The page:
Vinblastine and vincristine are both common chemotherapies that are used to treat several types of cancer. The drugs stop cancer cells from dividing. Vinblastine is derived from compounds called vindoline and catharanthine that were first isolated from the leaves of a common Madagascar periwinkle plant called Catharanthus roseus. A huge amount of dried leaves is needed to generate small quantities of vinblastine - over 2000 kilograms of leaves can produce about one gram of the drug. Supplies of the drugs were disrupted in 2019, and some patients were unable to receive all of their doses. These disruptions were mostly due to shortages or delays in the supply of the dried leaves.
Scientists have now purified the two compounds that are used to make vinblastine, and have also genetically engineered strains of yeast that can produce vindoline and catharanthine. This totally new method of producing vinblastine and vincristine has been reported in Nature.
The researchers suggested that this new approach may offer a novel way to attain important drugs that won't be impacted by problems like crop disease, pests, or natural disasters. Baker's yeast, which was used in this work, only require sugars and amino acids to make the compounds.
"In the past few years, we have seen several incidences of shortage of these drugs in the market. They are occurring more often and will most likely reoccur in the future. Of course, we envision establishing new supply chains for these and other molecules. This result is a proof-of-concept, and there is still a long way to go in terms of upscaling and further optimizing the cell factory to produce the ingredients in a cost-effective way," noted lead study author and Senior Researcher at DTU Biosustain, Jie Zhang.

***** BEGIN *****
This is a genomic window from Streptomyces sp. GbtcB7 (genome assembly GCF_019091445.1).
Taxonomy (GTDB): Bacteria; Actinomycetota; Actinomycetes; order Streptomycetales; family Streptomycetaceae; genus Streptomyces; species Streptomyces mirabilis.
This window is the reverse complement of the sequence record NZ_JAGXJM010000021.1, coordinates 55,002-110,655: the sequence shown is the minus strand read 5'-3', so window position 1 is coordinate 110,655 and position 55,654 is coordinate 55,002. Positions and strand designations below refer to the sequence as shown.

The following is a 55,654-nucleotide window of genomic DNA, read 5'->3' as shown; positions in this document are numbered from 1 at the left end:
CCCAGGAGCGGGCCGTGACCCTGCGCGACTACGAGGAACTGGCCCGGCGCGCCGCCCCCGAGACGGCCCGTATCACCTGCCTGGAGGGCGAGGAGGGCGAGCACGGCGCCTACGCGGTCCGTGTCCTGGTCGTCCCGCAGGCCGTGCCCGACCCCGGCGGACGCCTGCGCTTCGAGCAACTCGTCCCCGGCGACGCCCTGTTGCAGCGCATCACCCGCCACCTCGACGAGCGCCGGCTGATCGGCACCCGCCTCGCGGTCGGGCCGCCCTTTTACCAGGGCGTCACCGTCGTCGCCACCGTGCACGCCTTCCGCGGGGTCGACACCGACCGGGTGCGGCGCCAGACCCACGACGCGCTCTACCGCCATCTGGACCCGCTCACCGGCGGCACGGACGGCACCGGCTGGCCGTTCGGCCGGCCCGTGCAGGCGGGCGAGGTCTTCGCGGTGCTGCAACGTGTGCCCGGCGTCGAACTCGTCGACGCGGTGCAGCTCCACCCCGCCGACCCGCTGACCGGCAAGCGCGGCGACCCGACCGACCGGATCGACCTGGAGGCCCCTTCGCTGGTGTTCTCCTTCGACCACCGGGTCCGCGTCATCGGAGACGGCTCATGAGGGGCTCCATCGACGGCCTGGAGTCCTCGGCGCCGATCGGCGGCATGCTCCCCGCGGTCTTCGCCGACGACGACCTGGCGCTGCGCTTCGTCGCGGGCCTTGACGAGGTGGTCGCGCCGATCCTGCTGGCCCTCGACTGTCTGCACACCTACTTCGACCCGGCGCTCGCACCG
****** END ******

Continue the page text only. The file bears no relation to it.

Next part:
This research involves the longest biosynthetic pathway ever successfully added to a microbial cell, creating a tiny drug assembly line. The researchers edited the baker's yeast genome 56 times to recreate a biosynthetic pathway with 31 steps in the cells.
More research will be needed, but the scientists are hopeful that this platform can be scaled up and could also be used to generate over 3,000 naturally occurring monoterpene indole alkaloids (MIAs), and others that will be discovered in the future. MIAs are often biologically active, and might hold promise for treating disease. They are challenging to create with synthetic methods, however; this study shows that there are ways to overcome those challenges.
"The metabolic pathway that we constructed in yeast is the longest biosynthetic pathway that has ever been reconstituted in a microorganism," said corresponding study author Jay D. Keasling, Professor of Chemical & Biomolecular Engineering at the University of California, Berkeley and Scientific Director at DTU Biosustain.
Keasling added that engineered yeast can increase supply and reduce cost for consumers. This production method is also environmentally friendly since plants that are sometimes rare are no longer required.
In 2003, Keasling engineered E. coli bacteria to generate a compound that is a precursor to an anti-malarial drug, then later introduced the pathway for the compound into yeast cells.